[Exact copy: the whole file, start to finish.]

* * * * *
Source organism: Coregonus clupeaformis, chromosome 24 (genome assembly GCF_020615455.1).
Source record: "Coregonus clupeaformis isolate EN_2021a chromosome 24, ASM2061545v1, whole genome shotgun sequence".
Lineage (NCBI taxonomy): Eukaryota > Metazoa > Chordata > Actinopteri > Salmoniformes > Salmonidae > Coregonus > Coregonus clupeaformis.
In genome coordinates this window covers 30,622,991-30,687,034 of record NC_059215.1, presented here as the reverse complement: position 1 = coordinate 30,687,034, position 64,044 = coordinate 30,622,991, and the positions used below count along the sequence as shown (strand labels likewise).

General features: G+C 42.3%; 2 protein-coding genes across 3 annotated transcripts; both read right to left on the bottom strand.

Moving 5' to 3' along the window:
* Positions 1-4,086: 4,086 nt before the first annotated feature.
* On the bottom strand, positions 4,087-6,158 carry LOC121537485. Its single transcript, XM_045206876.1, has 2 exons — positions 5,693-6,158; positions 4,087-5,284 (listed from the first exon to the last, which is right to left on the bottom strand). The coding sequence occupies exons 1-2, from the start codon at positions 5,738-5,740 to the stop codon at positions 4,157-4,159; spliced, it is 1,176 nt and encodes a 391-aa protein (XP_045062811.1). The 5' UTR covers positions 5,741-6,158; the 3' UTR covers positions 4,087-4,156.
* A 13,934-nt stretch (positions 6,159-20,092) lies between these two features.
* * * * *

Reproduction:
Source organism: Coregonus clupeaformis, chromosome 24 (genome assembly GCF_020615455.1).
Source record: "Coregonus clupeaformis isolate EN_2021a chromosome 24, ASM2061545v1, whole genome shotgun sequence".
Lineage (NCBI taxonomy): Eukaryota > Metazoa > Chordata > Actinopteri > Salmoniformes > Salmonidae > Coregonus > Coregonus clupeaformis.
In genome coordinates this window covers 30,622,991-30,687,034 of record NC_059215.1, presented here as the reverse complement: position 1 = coordinate 30,687,034, position 64,044 = coordinate 30,622,991, and the positions used below count along the sequence as shown (strand labels likewise).

General features: G+C 42.3%; 2 protein-coding genes across 3 annotated transcripts; both read right to left on the bottom strand.

Moving 5' to 3' along the window:
* Positions 1-4,086: 4,086 nt before the first annotated feature.
* On the bottom strand, positions 4,087-6,158 carry LOC121537485. Its single transcript, XM_045206876.1, has 2 exons — positions 5,693-6,158; positions 4,087-5,284 (listed from the first exon to the last, which is right to left on the bottom strand). The coding sequence occupies exons 1-2, from the start codon at positions 5,738-5,740 to the stop codon at positions 4,157-4,159; spliced, it is 1,176 nt and encodes a 391-aa protein (XP_045062811.1). The 5' UTR covers positions 5,741-6,158; the 3' UTR covers positions 4,087-4,156.
* A 13,934-nt stretch (positions 6,159-20,092) lies between these two features.